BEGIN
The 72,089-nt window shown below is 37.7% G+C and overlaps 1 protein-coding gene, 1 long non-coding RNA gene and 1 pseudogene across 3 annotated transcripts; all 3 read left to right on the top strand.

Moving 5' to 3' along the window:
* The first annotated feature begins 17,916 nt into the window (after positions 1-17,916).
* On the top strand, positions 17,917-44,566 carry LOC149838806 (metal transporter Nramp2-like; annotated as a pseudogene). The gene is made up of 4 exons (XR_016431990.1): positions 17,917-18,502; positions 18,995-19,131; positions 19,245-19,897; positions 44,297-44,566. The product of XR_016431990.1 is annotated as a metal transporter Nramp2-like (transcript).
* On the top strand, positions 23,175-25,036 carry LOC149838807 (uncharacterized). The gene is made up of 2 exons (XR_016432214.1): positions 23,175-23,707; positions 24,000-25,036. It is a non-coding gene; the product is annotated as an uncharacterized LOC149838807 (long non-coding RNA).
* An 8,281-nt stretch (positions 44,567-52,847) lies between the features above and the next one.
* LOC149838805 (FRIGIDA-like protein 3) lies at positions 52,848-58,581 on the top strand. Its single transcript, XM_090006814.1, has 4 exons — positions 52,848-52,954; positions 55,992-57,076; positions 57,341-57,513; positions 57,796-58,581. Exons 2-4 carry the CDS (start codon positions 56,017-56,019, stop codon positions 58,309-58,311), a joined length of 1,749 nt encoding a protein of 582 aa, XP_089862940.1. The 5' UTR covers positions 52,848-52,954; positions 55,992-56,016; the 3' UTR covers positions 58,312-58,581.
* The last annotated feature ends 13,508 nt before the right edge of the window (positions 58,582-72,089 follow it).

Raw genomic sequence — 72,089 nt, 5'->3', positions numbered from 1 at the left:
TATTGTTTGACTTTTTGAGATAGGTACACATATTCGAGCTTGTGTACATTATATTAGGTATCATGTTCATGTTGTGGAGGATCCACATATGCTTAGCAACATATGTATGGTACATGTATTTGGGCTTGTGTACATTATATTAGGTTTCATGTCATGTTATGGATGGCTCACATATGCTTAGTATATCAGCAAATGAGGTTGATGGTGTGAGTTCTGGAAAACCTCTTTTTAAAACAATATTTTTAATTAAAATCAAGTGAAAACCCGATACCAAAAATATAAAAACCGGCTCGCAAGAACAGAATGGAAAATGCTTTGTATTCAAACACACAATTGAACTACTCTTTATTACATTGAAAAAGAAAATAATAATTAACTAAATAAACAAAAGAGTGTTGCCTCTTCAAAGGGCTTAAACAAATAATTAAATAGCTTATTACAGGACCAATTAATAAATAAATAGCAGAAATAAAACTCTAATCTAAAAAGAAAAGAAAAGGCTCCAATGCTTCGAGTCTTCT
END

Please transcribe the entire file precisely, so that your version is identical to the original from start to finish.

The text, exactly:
The 72,089-nt window shown below is 37.7% G+C and overlaps 1 protein-coding gene, 1 long non-coding RNA gene and 1 pseudogene across 3 annotated transcripts; all 3 read left to right on the top strand.

Moving 5' to 3' along the window:
* The first annotated feature begins 17,916 nt into the window (after positions 1-17,916).
* On the top strand, positions 17,917-44,566 carry LOC149838806 (metal transporter Nramp2-like; annotated as a pseudogene). The gene is made up of 4 exons (XR_016431990.1): positions 17,917-18,502; positions 18,995-19,131; positions 19,245-19,897; positions 44,297-44,566. The product of XR_016431990.1 is annotated as a metal transporter Nramp2-like (transcript).
* On the top strand, positions 23,175-25,036 carry LOC149838807 (uncharacterized). The gene is made up of 2 exons (XR_016432214.1): positions 23,175-23,707; positions 24,000-25,036. It is a non-coding gene; the product is annotated as an uncharacterized LOC149838807 (long non-coding RNA).
* An 8,281-nt stretch (positions 44,567-52,847) lies between the features above and the next one.
* LOC149838805 (FRIGIDA-like protein 3) lies at positions 52,848-58,581 on the top strand. Its single transcript, XM_090006814.1, has 4 exons — positions 52,848-52,954; positions 55,992-57,076; positions 57,341-57,513; positions 57,796-58,581. Exons 2-4 carry the CDS (start codon positions 56,017-56,019, stop codon positions 58,309-58,311), a joined length of 1,749 nt encoding a protein of 582 aa, XP_089862940.1. The 5' UTR covers positions 52,848-52,954; positions 55,992-56,016; the 3' UTR covers positions 58,312-58,581.
* The last annotated feature ends 13,508 nt before the right edge of the window (positions 58,582-72,089 follow it).

Raw genomic sequence — 72,089 nt, 5'->3', positions numbered from 1 at the left:
TATTGTTTGACTTTTTGAGATAGGTACACATATTCGAGCTTGTGTACATTATATTAGGTATCATGTTCATGTTGTGGAGGATCCACATATGCTTAGCAACATATGTATGGTACATGTATTTGGGCTTGTGTACATTATATTAGGTTTCATGTCATGTTATGGATGGCTCACATATGCTTAGTATATCAGCAAATGAGGTTGATGGTGTGAGTTCTGGAAAACCTCTTTTTAAAACAATATTTTTAATTAAAATCAAGTGAAAACCCGATACCAAAAATATAAAAACCGGCTCGCAAGAACAGAATGGAAAATGCTTTGTATTCAAACACACAATTGAACTACTCTTTATTACATTGAAAAAGAAAATAATAATTAACTAAATAAACAAAAGAGTGTTGCCTCTTCAAAGGGCTTAAACAAATAATTAAATAGCTTATTACAGGACCAATTAATAAATAAATAGCAGAAATAAAACTCTAATCTAAAAAGAAAAGAAAAGGCTCCAATGCTTCGAGTCTTCT